Oi!

That made you stop in your tracks, didn’t it?! It was meant to.

It’s incredible how two little letters and one syllable – that arguably don’t even constitute a ‘real’ word – can generate such an immediate response.

We can communicate a lot in just one syllable.

We use ‘oi’ to tell someone or something to stop what they are doing with some urgency and no small hint of annoyance. Whether we’re trying to rescue the sofa cushions from the cat, prevent a thief from escaping, or ensure that we get to speak with someone before they leave, a loud ‘oi’ usually does the trick of catching their attention. Once we have done that, we can move on to communicating the reason behind the ‘oi’. Those two letters are a powerful little tool.

Big-hitting little words

Little words make up for their size with bucket-loads of attitude.

Try using ‘now’ on its own without it sounding like a demand, or ‘help’ without it becoming an urgent plea for assistance.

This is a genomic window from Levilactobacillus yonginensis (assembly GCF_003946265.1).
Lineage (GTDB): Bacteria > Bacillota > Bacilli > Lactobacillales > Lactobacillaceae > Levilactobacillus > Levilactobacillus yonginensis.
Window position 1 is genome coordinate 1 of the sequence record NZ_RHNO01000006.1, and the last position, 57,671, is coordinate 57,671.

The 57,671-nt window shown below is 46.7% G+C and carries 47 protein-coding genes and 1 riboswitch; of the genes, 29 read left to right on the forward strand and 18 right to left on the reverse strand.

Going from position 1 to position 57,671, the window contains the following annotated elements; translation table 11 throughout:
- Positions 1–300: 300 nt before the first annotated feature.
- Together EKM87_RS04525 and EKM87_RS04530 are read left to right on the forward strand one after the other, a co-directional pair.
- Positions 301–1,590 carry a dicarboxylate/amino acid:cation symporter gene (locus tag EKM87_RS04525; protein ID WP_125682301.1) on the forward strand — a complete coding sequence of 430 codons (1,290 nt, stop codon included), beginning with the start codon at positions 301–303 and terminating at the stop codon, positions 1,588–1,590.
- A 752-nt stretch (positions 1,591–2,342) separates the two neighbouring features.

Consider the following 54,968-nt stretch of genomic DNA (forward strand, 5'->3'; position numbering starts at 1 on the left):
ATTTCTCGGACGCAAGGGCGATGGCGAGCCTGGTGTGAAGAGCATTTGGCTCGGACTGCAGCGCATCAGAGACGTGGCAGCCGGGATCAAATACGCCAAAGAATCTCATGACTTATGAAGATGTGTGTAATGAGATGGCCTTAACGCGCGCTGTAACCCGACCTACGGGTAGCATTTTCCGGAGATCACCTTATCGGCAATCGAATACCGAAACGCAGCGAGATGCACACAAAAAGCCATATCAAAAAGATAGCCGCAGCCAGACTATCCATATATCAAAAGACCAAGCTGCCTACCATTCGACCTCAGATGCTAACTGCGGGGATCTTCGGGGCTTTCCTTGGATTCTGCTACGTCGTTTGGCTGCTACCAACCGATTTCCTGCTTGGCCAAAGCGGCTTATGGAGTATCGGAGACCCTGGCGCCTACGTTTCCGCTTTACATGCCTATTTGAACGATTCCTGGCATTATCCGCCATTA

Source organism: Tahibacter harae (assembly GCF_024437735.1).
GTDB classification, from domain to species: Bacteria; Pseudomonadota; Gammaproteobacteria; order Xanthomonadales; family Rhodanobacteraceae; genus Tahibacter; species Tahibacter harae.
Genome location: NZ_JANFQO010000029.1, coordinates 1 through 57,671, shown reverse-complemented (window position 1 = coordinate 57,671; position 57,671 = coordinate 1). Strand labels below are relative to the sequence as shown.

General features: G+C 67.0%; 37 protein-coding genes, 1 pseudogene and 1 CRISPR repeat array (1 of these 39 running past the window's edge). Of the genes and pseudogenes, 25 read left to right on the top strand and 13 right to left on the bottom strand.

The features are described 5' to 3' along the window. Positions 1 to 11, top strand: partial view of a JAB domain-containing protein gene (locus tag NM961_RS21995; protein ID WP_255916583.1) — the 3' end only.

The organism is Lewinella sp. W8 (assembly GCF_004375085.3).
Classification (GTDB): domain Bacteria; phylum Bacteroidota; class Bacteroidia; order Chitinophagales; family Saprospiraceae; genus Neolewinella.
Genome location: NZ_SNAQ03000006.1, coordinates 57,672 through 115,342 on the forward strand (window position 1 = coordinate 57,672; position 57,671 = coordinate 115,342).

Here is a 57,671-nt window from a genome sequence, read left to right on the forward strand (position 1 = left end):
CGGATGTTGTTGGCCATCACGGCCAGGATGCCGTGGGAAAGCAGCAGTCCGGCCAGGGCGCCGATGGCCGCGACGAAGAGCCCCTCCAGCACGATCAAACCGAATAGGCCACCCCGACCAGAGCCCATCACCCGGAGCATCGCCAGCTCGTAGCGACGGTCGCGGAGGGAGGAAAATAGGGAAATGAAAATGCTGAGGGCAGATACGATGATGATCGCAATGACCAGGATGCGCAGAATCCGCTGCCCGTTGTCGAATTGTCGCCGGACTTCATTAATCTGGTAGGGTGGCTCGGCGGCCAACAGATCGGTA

Single words are strong and powerful – they mean a lot and say a lot without waffle. Consider a simple ‘yes’ in relation to a marriage proposal or a firm ‘no’ to end an argument.

Huge impact; tiny words.

How to use attention-seeking words

Using words efficiently can make it easier to get your messages across – whether in business or in life.

One word might not always be enough, but less can very definitely be more.

Before you get to start a conversation, you need to grab your audience’s attention. Much like with the first line of a book, if the first few words of an email or article don’t spark their interest or imagination, the audience is unlikely to make any further effort.

Long, rambling opening sentences are liable to make readers tune out, so something short and punchy can be much more effective.

The sole point of the first word or sentence is to make your audience want to read the next one. If you can achieve that, then you have a much better chance of them acknowledging and engaging with the messaging that follows.

Top tip

Say less to communicate more.

Give your audience everything they need and strip out everything that they don’t. Grab their attention and make it quick and easy for them to find the information they are looking for.

They will thank you for it.

Know when to stop

All good things must come to an end, even blog posts and customer communications.

Until next time, I share with you the only two words that seem appropriate in the circumstances.

The End.